Zaire Table of Contents
The Inga dams barrage, Zaire's largest source of
electricity, on the lower Congo River near Matadi
Courtesy Agence Zaïre Presse
Mobutu's efforts to centralize state power in his hands in order to penetrate all aspects of society have been analyzed by Thomas Callaghy, who has demonstrated that in the economic realm these efforts met with catastrophic results. When Mobutu came to power, Zaire began major state expansion and consolidation. Key to this process was the notion of economic sovereignty. Furthermore, Mobutu sought to bring economic activity within his tight control and was especially concerned with mining activity in the secessionist Shaba and Kasai (present-day Kasai-Oriental and KasaiOccidental ) regions. Some have speculated that insecurity about Shaba separatism in part led Mobutu to construct the country's primary source of electricity, the Inga I and Inga II hydroelectric plants, west of Kinshasa, in order to increase the capital's control over Shaba. Mobutu sought to reverse the traditional dominance of the mining region over the rest of the nation. The nationalization of the Belgian-owned UMHK in 1967 and its transformation into the Zairian-owned parastatal Gécamines, for example, was both a political and an economic act, deliberately and carefully planned. Its primary objective was the consolidation of presidential authority and spending ability. To finance state goals, Mobutu had to acquire major new financial resources for development projects and for slush money.
The government became increasingly preoccupied throughout the 1970s with raising revenue to finance grandiose projects. The practice of patrimonialism gave free rein to the enrichment of the president and his associates in government and other spheres. According to Callaghy, "the revenue needs of the state intersected the need of the regime to finance its patrimonial processes of power maintenance and the ambition of the emergent political class for a swift accumulation of wealth."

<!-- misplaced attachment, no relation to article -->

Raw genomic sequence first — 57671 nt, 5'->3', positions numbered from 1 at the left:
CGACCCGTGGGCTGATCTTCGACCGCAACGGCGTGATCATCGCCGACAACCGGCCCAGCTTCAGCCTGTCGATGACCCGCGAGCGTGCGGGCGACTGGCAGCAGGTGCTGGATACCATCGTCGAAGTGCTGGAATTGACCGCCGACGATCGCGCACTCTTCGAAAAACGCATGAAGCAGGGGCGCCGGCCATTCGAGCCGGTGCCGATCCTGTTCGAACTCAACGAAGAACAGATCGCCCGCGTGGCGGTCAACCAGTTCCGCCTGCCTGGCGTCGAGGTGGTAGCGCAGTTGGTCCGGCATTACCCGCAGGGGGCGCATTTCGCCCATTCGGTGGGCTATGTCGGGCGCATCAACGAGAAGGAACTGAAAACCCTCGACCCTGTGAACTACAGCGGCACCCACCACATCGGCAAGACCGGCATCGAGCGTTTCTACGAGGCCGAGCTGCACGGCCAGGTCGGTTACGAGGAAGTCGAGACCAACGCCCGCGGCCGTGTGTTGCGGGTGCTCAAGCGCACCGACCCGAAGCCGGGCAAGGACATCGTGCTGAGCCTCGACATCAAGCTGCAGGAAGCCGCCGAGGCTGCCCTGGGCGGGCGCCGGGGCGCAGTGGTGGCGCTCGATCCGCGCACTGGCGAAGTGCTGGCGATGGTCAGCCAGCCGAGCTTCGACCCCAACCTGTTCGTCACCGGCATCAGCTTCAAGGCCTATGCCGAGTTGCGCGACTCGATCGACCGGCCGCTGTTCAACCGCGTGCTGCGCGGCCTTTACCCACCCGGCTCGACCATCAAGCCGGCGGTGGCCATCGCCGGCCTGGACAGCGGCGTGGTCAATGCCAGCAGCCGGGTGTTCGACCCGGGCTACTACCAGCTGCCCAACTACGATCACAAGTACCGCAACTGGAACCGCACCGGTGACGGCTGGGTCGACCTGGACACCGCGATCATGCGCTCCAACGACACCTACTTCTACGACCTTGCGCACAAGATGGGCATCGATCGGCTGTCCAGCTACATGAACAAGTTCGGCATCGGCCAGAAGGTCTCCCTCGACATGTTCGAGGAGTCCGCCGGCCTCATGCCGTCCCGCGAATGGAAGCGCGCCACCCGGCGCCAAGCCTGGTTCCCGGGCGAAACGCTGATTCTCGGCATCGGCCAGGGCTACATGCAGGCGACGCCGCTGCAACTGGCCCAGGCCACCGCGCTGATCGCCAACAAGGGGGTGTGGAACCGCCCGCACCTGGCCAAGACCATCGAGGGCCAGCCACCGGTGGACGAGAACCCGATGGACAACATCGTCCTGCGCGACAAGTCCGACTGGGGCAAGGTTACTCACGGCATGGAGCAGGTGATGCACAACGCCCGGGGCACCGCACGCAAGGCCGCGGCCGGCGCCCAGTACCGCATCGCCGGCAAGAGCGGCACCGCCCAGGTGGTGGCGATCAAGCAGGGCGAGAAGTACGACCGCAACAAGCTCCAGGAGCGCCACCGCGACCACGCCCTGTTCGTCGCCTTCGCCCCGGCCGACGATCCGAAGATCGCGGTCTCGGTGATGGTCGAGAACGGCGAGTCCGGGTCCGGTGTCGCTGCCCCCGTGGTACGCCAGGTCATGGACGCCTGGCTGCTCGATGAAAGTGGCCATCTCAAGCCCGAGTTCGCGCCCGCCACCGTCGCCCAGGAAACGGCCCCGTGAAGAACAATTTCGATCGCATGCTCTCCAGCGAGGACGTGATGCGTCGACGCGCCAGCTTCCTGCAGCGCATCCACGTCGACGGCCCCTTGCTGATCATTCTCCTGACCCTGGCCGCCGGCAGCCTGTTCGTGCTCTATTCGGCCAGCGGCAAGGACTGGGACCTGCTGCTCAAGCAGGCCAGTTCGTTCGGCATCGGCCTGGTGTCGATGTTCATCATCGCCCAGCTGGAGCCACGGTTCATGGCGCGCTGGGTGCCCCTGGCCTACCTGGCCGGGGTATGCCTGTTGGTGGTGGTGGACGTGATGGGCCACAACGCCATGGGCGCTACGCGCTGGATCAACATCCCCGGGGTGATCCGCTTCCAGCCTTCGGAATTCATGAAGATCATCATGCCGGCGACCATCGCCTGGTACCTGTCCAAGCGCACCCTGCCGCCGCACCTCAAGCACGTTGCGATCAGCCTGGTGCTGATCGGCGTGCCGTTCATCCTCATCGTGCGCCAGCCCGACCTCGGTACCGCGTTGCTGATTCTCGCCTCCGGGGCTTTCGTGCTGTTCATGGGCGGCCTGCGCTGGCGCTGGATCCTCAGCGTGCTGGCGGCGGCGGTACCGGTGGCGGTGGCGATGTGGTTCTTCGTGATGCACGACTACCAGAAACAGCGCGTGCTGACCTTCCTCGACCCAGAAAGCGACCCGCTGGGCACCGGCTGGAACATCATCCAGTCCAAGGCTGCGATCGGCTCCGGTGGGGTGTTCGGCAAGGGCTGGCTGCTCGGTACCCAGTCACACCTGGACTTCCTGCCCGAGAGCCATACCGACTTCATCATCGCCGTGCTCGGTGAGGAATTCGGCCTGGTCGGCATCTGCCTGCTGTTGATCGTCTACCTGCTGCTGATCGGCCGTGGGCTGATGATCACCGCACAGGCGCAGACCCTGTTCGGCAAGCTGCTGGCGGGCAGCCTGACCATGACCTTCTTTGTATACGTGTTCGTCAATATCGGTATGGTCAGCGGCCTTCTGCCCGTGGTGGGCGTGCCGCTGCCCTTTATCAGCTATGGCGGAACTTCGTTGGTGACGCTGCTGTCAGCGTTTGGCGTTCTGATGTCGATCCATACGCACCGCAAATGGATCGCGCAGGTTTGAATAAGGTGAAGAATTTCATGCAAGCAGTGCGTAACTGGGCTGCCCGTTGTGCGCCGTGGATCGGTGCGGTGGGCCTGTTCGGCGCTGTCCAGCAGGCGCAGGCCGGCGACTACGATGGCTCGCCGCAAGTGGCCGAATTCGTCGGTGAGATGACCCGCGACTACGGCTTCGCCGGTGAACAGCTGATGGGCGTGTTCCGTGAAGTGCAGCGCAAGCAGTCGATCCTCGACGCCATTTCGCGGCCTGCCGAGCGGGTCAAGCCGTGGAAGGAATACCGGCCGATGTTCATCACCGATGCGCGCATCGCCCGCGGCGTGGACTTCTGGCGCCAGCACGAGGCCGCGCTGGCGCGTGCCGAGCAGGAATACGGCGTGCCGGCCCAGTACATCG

These needs and ambitions led to a continuing financial crisis. Government administration developed weak, inefficient, and infamously corrupt financial structures; the revenue collection system, in particular, was little more than an open invitation for personal enrichment by favored administrators. Mobutu, as the patron of patrons, demonstrated a voracious desire for more revenue to spend as he saw fit. Much of this spending was untraceable, according to foreign technocrats brought in to salvage the economy as its crisis deepened. The expense of this quest for power and glory, and the costs of defense, grandiose projects, and a lavish life-style as well as the corruption and largesse inherent in a patriarchal patrimonial regime also brought the Zairian state to the point of collapse in the late 1970s.
In Zaire, corruption appeared to be the norm, not just an occasional or problematic exception. Access to high office was controlled by the president (see The Presidency; The National Executive Council , ch. 4). Because no one could be sure of remaining in office for very long, the incentive was to profit as quickly and as much as possible. Access to high office was the only hope of the Zairian elite or would-be-elite to attain, or maintain, a decent standard of living. The system guaranteed that top functionaries would serve the president, the ultimate source of their livelihood, rather than the nation. But corruption in Zaire was economically dysfunctional. Corruption did not serve to grease the wheels of the economic machine by creating jobs or other forms of expansion. Unfortunately for millions of Zairians as well as for frustrated foreign donors, the system was incapable of promoting sustained development. Nonetheless, to the extent that this system had enriched the president and kept him in firm control of a disparate society, it had worked well, and Mobutu appeared unlikely to abandon it, even under the heavy internal and external pressures he faced in the early 1990s.
Data as of December 1993
Zaire Table of Contents